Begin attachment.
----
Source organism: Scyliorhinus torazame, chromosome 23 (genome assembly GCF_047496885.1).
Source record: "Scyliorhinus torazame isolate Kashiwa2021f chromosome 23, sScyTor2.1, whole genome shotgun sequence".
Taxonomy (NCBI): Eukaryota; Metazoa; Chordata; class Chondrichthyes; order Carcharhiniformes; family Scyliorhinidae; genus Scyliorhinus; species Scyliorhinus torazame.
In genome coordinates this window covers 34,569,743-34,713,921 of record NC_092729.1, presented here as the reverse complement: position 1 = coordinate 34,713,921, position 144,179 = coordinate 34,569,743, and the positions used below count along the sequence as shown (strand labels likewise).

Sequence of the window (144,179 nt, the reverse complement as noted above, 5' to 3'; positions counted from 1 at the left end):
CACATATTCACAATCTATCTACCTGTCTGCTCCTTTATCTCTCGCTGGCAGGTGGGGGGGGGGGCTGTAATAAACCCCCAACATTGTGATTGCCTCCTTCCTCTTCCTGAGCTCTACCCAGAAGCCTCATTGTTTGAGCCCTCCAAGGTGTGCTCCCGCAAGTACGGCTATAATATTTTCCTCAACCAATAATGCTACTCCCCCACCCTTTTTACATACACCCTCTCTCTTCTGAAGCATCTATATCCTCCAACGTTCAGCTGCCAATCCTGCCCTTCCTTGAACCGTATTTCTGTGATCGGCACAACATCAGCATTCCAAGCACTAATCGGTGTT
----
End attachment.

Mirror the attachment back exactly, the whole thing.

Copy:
Source organism: Scyliorhinus torazame, chromosome 23 (genome assembly GCF_047496885.1).
Source record: "Scyliorhinus torazame isolate Kashiwa2021f chromosome 23, sScyTor2.1, whole genome shotgun sequence".
Taxonomy (NCBI): Eukaryota; Metazoa; Chordata; class Chondrichthyes; order Carcharhiniformes; family Scyliorhinidae; genus Scyliorhinus; species Scyliorhinus torazame.
In genome coordinates this window covers 34,569,743-34,713,921 of record NC_092729.1, presented here as the reverse complement: position 1 = coordinate 34,713,921, position 144,179 = coordinate 34,569,743, and the positions used below count along the sequence as shown (strand labels likewise).

Sequence of the window (144,179 nt, the reverse complement as noted above, 5' to 3'; positions counted from 1 at the left end):
CACATATTCACAATCTATCTACCTGTCTGCTCCTTTATCTCTCGCTGGCAGGTGGGGGGGGGGGCTGTAATAAACCCCCAACATTGTGATTGCCTCCTTCCTCTTCCTGAGCTCTACCCAGAAGCCTCATTGTTTGAGCCCTCCAAGGTGTGCTCCCGCAAGTACGGCTATAATATTTTCCTCAACCAATAATGCTACTCCCCCACCCTTTTTACATACACCCTCTCTCTTCTGAAGCATCTATATCCTCCAACGTTCAGCTGCCAATCCTGCCCTTCCTTGAACCGTATTTCTGTGATCGGCACAACATCAGCATTCCAAGCACTAATCGGTGTT